The Simplest Notification Application: Stock Quotes
In this chapter, you'll see your first SQL-NS application. Think of this chapter as a tour: My intent is simply to show you around the various facilities that the platform offers so that you get a feel for the application model and the process of coding to it.
We will look at code in this chapter, but simply for the purpose of understanding the concepts behind the application. A line-by-line explanation of the code at this stage would drown out the simpler picture that I'm trying to show.
That said, I will gloss over (or in some cases, completely ignore) some parts of the code you will see; I'll just highlight those pieces of the code that illustrate particularly important parts of the application model. Subsequent chapters will cover the rest in detail.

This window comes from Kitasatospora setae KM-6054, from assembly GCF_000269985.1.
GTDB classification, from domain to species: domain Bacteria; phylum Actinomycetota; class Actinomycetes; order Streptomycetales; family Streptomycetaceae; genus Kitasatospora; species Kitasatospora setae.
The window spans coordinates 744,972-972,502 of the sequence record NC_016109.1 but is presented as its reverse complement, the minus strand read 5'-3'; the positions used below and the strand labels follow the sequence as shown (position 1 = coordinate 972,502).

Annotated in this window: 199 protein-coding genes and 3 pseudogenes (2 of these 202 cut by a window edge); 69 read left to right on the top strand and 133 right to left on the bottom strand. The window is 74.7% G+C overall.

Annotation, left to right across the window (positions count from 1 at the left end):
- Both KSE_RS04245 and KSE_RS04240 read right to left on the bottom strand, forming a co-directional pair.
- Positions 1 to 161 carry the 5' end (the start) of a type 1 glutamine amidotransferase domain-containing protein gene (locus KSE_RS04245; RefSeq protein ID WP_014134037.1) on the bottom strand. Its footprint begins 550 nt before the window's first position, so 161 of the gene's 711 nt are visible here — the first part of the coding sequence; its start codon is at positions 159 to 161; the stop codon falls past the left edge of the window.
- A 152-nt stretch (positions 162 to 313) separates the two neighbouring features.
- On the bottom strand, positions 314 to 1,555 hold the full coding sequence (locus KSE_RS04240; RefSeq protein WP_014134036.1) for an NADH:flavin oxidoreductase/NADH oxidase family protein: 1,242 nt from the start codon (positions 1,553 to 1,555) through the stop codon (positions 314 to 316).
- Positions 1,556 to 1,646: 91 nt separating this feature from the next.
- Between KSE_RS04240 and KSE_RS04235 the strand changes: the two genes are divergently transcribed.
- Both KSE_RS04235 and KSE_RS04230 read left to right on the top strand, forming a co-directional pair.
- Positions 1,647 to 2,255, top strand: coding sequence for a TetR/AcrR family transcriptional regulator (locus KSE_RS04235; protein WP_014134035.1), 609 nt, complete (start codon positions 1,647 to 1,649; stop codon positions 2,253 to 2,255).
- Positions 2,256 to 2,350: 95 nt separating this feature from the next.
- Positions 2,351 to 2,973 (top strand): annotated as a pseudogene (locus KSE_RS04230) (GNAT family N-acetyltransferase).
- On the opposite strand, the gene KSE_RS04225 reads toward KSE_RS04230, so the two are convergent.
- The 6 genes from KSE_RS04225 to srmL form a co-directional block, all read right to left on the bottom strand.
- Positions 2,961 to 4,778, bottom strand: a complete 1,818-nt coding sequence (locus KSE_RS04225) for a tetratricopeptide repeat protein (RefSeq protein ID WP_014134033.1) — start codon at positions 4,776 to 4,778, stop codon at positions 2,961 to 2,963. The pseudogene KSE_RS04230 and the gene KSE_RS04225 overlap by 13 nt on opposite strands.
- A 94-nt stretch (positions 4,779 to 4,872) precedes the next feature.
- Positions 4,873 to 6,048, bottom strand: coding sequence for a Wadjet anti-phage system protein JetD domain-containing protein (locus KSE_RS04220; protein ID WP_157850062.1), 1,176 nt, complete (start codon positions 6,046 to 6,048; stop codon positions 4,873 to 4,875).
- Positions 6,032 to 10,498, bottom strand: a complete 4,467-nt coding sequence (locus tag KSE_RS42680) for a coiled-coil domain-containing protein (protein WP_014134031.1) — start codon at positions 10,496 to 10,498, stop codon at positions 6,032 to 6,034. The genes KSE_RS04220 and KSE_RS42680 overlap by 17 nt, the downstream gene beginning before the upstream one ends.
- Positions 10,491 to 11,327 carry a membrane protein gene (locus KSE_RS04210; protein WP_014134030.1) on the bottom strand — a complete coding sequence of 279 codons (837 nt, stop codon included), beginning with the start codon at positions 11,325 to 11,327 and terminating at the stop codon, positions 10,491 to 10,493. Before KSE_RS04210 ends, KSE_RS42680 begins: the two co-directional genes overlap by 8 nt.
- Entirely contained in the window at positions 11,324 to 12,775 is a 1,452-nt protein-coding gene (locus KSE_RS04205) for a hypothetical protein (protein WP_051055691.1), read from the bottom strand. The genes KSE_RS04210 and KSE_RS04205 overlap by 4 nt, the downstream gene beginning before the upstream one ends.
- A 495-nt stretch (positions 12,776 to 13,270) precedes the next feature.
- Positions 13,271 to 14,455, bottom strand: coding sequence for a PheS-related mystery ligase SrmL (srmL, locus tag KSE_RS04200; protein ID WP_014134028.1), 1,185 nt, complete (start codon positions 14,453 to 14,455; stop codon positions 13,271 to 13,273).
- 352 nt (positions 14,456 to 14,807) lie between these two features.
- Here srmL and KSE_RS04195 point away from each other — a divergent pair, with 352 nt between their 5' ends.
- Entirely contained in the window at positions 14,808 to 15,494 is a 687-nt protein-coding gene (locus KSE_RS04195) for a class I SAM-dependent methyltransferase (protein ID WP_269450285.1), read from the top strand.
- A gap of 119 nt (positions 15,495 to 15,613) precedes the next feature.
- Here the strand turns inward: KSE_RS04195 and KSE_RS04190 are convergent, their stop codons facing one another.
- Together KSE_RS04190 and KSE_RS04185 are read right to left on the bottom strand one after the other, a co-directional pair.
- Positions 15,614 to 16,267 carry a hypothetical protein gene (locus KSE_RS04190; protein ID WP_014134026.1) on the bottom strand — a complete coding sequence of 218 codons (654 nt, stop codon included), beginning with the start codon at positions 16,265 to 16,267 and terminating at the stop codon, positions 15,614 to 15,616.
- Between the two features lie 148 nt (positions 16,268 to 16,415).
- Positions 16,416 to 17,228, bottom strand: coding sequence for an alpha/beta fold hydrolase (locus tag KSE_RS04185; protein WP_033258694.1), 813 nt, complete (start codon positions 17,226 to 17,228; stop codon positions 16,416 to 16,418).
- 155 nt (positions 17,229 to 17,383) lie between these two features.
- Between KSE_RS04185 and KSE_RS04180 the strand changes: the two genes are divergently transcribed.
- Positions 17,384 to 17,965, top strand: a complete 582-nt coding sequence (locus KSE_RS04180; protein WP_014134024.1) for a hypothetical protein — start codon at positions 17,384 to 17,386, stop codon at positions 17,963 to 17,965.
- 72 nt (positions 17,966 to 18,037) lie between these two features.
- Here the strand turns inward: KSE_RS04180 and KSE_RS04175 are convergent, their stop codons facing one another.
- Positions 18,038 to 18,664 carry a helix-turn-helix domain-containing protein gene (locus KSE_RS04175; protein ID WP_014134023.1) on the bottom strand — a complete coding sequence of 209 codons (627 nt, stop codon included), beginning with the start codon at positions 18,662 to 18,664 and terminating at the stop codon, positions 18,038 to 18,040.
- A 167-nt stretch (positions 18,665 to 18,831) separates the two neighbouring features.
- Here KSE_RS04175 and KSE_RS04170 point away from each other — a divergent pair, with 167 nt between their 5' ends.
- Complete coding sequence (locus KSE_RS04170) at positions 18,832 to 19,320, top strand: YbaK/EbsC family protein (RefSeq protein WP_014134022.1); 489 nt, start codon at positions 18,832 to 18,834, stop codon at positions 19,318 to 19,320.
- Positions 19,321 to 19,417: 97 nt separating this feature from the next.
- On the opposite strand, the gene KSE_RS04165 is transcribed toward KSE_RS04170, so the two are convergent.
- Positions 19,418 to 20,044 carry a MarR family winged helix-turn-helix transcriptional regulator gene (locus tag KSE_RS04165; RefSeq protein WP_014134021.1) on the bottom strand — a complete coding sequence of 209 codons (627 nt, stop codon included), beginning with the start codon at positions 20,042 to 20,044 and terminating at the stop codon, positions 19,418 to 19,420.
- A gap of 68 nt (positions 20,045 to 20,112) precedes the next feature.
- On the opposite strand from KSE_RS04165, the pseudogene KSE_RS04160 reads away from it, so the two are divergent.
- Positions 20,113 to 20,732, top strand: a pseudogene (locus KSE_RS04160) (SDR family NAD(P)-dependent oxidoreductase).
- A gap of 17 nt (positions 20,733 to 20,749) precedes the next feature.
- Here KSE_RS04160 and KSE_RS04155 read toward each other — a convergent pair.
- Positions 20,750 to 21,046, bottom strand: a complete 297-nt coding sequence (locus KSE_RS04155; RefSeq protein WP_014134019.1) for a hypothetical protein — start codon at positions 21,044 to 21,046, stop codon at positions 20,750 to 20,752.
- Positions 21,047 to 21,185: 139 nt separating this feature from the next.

The SQL-NS Application Model
SQL-NS can be used to build a variety of notification applications with different uses and for different application domains. But, when viewed from the highest level, all these notification applications conform to the same basic model, shown in Figure 3.1.
Data enters the application from the outside world. This data can be pulled in by the application, or pushed in by an external source. In SQL-NS terms, each piece of data is referred to as an event, because it represents some happening in the outside world that may potentially be of interest to some subscribers. An event may be a new price for a stock, notice of a new traffic incident, or a gate change for a flight.
Figure 3.1 High-level view of a notification application.